“Women! A woman in herself is power, she has the capability to do anything. ANYTHING!”
Growing up in Bulandsheher (Uttar Pradesh), I had two elder brothers and I was the only daughter to my parents. Gender discrimination and bias came to me during the early influential years of my life. For example, I attended a Hindi medium school, while my elder brothers both went to English medium schools. They were offered freedom to go where they like whereas I needed prior permission to go anywhere. The bias was very clear to me. The idea of serving a patriarchal dominated society made me feel suffocated; I decided I wanted to change this for the future generation of young girls. I founded Pukaar, an NGO aimed at providing education to children (especially girls) from underprivileged backgrounds.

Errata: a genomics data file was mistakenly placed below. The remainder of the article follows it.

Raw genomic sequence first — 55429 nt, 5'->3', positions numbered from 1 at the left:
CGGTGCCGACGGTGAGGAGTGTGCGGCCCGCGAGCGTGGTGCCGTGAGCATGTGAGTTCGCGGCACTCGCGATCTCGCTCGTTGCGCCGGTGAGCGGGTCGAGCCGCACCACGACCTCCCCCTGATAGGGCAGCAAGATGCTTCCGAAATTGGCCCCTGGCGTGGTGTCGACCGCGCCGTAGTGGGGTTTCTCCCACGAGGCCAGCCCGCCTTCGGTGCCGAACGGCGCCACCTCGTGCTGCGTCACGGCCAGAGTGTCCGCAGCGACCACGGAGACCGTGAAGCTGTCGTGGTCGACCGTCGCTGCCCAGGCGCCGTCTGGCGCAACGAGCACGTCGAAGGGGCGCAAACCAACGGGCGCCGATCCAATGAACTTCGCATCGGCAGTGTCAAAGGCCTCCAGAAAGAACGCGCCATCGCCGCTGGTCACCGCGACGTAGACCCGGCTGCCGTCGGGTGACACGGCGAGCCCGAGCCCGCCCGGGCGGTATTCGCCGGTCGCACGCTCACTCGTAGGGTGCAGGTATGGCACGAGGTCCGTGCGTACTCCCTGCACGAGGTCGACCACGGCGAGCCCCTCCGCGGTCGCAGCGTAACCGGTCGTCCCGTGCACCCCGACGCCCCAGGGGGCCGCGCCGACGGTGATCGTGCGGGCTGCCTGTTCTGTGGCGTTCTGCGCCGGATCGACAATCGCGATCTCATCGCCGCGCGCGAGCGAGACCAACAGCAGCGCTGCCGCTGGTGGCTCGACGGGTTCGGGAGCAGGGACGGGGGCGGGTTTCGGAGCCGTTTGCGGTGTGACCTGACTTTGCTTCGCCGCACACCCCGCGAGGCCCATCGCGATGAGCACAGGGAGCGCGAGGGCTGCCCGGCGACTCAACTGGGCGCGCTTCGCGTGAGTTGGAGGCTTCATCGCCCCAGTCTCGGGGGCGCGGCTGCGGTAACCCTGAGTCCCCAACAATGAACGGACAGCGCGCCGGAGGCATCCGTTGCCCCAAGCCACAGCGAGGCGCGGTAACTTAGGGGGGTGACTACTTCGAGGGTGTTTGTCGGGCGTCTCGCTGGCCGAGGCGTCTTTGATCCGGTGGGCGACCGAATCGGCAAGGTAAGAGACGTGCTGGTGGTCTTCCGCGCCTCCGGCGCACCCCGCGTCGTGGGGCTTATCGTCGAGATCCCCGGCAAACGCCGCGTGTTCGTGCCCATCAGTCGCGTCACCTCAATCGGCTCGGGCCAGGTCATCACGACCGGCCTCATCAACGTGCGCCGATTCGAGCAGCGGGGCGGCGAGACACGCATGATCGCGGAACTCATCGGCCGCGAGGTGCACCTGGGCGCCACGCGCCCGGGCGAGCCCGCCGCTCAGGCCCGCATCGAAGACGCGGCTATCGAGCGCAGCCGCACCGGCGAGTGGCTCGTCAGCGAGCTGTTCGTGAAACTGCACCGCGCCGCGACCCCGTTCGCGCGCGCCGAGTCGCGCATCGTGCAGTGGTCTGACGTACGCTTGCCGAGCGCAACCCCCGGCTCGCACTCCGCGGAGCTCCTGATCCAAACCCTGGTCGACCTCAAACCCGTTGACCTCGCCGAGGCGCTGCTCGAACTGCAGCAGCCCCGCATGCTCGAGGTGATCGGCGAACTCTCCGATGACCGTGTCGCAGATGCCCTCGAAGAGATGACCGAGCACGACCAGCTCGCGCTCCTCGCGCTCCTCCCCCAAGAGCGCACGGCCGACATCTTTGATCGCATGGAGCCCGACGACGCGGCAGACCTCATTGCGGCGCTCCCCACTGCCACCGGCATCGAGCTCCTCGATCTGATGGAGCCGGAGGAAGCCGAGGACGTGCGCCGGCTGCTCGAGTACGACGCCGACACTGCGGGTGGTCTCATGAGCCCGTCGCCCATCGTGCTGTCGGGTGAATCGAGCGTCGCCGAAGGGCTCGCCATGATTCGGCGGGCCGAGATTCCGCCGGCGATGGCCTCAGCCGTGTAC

The Right to Education is of foundational importance to our democracy. This is especially true for young girls whose education empowers them to succeed and have a fulfilling career. Naturally, education itself will not solve all the gender imbalances. The process of empowering our girls needs to start at home. Parents need to stop listening to their neighbours, relatives and anyone who tries to substantiate gender barriers like marriage as the destiny in a woman’s life.
A girl just needs some support and willpower to break this circle of gender hierarchy. This starts in the home and then can expand outside of that.